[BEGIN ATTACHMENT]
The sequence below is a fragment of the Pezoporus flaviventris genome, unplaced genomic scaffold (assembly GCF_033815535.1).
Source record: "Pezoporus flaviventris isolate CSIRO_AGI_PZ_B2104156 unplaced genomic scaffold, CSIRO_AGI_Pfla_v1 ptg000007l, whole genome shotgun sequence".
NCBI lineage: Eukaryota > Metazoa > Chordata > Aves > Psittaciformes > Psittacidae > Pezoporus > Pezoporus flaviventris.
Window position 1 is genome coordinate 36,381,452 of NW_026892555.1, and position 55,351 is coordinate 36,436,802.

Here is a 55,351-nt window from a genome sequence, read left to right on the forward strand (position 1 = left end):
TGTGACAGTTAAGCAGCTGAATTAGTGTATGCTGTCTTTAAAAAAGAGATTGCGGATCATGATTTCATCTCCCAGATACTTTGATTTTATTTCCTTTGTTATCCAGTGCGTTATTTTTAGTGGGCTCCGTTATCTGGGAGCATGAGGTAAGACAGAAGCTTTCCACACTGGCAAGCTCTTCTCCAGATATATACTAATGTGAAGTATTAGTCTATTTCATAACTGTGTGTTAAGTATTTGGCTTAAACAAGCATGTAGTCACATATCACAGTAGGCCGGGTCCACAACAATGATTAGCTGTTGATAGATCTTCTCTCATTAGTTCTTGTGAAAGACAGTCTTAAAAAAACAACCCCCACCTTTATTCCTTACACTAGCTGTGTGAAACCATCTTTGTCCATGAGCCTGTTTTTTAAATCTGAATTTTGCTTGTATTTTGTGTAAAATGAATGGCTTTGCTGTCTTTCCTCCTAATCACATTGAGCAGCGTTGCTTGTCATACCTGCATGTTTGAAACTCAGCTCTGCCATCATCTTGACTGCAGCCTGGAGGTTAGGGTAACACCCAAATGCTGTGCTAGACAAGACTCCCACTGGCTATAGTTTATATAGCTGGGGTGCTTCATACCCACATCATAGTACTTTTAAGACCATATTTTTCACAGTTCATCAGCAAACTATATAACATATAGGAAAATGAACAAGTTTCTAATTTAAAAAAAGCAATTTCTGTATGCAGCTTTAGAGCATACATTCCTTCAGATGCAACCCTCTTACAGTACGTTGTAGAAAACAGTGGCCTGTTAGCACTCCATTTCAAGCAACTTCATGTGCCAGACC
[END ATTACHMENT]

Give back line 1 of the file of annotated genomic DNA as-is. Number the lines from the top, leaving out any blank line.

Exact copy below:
The sequence below is a fragment of the Pezoporus flaviventris genome, unplaced genomic scaffold (assembly GCF_033815535.1).